Mercury (programming language)


Mercury (programming language)
Mercury
Mercury logo.jpg
Paradigm(s) Logic, functional
Appeared in 1995
Designed by Zoltán Somogyi
Developer University of Melbourne
Stable release 11.01 (27 April 2011)
Typing discipline Strong, static, polymorphic
Major implementations Melbourne Mercury Compiler
Influenced by Prolog, Haskell
OS Cross-platform (Unix, Mac OS X, Windows)
License GPL for compiler, LGPL for standard library
Website mercury.csse.unimelb.edu.au

Mercury is a functional logic programming language geared towards real-world applications. It is developed at the University Of Melbourne Computer Science department under the supervision of Zoltan Somogyi. The first version was developed by Fergus Henderson, Thomas Conway and Zoltan Somogyi and was released on April 8, 1995.

Mercury is a purely declarative logic language. It is related to both Prolog and Haskell.[1] It features a strong, static, polymorphic type system, as well as a strong mode and determinism system.

The official implementation, the Melbourne Mercury Compiler, is available for most Unix platforms, including Mac OS X, as well as for Microsoft Windows (in Windows, it requires one of the Cygwin or MinGW toolsets, and can be compiled either with GCC or Microsoft Visual C++).

Contents

Overview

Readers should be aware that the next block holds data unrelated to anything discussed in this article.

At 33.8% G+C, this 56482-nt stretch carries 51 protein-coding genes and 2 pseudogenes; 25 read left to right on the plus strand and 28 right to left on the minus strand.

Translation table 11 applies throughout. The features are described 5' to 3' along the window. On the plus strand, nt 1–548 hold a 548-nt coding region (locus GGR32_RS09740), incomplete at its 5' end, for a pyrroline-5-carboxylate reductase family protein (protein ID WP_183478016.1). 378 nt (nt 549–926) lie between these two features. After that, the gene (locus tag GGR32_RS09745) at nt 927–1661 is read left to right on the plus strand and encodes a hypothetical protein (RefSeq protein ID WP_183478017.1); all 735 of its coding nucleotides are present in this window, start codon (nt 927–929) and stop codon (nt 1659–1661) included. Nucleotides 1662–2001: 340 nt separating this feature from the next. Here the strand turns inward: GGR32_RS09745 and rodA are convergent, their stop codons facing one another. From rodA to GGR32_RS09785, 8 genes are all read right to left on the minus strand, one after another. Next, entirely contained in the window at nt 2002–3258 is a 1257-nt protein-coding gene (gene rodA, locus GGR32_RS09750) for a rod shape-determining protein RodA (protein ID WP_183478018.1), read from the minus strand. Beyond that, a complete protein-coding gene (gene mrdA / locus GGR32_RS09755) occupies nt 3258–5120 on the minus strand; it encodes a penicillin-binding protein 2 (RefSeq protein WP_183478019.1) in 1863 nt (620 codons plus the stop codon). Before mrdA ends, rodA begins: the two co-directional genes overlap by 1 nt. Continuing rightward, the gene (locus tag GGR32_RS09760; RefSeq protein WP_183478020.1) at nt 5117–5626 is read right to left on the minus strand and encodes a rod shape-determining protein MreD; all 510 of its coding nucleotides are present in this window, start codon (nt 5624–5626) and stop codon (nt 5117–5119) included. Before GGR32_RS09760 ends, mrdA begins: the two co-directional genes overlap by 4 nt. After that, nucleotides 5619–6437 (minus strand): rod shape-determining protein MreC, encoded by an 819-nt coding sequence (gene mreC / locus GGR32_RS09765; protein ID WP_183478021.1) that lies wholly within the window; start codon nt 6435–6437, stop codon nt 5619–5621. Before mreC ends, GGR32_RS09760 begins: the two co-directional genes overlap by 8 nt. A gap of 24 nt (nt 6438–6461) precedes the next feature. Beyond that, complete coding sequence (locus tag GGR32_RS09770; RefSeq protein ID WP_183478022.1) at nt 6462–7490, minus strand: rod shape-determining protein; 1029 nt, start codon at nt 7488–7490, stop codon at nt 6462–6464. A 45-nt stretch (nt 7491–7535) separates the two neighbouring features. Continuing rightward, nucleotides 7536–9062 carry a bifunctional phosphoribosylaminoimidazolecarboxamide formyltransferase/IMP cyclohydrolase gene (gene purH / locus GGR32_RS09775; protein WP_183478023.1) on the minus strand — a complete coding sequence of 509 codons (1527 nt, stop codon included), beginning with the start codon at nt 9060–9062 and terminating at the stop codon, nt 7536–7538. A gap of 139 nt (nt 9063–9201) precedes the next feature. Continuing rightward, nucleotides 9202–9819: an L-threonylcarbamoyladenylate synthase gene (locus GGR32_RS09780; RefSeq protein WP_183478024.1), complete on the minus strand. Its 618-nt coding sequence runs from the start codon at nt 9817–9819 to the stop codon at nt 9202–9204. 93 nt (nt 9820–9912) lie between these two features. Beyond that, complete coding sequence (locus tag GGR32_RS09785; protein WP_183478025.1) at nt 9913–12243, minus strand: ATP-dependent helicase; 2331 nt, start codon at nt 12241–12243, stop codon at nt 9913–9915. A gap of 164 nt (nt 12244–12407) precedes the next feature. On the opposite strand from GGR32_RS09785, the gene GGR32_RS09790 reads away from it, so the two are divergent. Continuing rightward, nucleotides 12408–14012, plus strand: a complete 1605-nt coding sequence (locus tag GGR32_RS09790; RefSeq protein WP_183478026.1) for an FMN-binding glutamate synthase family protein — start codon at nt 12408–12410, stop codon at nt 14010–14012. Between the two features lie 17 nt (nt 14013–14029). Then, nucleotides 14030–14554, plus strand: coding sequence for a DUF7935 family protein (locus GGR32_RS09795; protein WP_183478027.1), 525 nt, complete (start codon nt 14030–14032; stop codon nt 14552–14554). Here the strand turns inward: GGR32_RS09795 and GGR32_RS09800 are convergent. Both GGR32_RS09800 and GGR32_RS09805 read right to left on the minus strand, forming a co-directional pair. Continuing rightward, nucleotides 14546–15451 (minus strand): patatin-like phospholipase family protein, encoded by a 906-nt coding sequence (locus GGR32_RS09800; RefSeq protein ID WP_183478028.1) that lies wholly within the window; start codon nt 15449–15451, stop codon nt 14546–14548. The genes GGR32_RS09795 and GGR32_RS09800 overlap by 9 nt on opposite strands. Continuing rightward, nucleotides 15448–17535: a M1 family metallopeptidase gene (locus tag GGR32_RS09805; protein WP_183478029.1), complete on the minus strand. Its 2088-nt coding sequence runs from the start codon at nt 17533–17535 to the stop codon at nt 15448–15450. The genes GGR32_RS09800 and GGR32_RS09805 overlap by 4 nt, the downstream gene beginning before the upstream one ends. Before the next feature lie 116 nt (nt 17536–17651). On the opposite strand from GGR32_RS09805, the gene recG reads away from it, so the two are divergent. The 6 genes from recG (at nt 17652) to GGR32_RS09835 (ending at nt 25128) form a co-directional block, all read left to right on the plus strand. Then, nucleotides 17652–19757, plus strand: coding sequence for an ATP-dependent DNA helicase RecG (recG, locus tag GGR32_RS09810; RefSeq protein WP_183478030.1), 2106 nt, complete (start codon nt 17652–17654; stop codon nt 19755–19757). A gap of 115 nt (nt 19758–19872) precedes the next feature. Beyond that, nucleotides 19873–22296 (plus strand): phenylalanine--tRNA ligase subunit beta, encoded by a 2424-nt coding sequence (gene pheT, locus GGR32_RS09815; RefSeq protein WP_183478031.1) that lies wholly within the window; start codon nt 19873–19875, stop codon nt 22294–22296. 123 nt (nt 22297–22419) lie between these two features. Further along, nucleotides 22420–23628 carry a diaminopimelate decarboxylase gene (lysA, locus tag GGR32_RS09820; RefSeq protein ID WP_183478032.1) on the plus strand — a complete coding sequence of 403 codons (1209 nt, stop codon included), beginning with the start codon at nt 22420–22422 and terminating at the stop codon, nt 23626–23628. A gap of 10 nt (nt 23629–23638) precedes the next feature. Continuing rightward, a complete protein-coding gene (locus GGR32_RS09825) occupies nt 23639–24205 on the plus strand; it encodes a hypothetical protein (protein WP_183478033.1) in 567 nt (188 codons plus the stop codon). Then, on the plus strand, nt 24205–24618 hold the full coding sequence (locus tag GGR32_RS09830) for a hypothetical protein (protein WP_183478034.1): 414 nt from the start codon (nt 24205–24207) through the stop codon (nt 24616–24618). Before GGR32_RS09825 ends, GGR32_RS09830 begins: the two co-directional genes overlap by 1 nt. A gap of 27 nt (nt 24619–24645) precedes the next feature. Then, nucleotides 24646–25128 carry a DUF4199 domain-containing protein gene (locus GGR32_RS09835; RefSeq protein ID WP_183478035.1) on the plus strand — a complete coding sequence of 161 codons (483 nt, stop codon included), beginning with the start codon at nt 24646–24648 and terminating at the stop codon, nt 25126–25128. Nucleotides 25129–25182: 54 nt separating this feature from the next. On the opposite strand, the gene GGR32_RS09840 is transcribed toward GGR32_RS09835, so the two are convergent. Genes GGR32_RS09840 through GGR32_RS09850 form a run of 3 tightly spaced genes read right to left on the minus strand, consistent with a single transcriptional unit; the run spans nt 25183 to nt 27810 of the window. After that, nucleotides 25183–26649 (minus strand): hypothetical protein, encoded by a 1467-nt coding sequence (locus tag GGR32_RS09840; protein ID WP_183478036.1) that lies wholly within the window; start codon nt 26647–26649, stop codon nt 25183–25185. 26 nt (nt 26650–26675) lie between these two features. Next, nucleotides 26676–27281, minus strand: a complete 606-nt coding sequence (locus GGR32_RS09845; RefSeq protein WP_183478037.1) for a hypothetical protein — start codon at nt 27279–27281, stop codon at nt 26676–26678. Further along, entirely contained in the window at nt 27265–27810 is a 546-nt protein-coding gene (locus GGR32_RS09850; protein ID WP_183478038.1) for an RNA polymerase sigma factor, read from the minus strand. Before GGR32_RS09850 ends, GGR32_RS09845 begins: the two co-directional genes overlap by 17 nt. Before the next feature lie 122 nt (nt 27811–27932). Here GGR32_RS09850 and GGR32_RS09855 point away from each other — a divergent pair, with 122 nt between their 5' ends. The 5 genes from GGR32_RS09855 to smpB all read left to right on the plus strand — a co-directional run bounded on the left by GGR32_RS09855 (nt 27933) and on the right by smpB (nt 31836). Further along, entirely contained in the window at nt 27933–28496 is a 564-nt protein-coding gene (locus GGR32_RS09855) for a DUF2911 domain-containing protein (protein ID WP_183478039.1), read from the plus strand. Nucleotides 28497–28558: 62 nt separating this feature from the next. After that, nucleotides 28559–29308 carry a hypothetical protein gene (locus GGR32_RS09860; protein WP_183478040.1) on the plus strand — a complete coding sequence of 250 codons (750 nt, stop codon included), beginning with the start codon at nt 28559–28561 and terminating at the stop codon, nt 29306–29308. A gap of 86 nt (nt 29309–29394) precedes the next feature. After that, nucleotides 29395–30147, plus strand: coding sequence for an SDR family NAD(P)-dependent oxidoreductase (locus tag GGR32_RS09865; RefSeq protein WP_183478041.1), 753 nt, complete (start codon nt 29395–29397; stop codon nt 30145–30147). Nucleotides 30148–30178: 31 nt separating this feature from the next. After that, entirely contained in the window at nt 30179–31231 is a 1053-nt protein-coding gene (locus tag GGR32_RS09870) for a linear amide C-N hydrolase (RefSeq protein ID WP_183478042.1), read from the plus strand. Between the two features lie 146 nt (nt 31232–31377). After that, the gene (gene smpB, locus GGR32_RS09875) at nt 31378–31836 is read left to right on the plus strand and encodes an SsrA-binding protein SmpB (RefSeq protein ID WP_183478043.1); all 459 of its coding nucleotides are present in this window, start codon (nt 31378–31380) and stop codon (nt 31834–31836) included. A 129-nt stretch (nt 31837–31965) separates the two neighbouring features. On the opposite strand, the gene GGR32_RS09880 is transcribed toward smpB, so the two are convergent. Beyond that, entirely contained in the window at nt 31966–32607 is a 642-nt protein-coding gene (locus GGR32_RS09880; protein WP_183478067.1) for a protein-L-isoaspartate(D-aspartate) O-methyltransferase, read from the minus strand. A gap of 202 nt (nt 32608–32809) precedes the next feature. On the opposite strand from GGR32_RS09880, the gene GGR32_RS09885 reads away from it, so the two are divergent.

Mercury is based on the logic programming language Prolog. It has the same syntax, and the same basic concepts such as the SLD resolution algorithm. It can ostensibly be viewed as a pure subset of Prolog with strong types and modes. As such, it is often compared to its predecessor, both in terms of features, and run-time efficiency.

The language is designed with software engineering principles in mind. Unlike the original implementations of Prolog, it has a separate compilation phase, rather than being directly interpreted, which allows a much wider range of errors to be caught before running a program. It features a sophisticated, strict type and mode system, which its authors claim makes it much easier to write robust software.[1] Mercury's module system enables division into self-contained units, a problem for past logic programming languages.

Due to the use of information obtained at compile time (such as type and mode information), programs written in Mercury typically perform significantly faster than equivalent programs written in Prolog.[2][3] The authors claim that Mercury is the fastest logic language in the world, by a wide margin.[1]

Mercury is a purely declarative language, unlike Prolog, since it lacks "extra-logical" Prolog statements such as "cut" and imperative I/O. This enables advanced program optimization, but can make certain programming constructs (such as a switch over a number of options, with a default[dubious ]) harder to express. (Note that while Mercury does allow impure functionality, it is not necessary in most software, and serves primarily as a way of calling foreign language code. Also, all impure code must be explicitly marked.)

Operations which would typically be impure (such as input/output) are expressed using pure constructs in Mercury using linear types, by threading a dummy "world" value through all relevant code.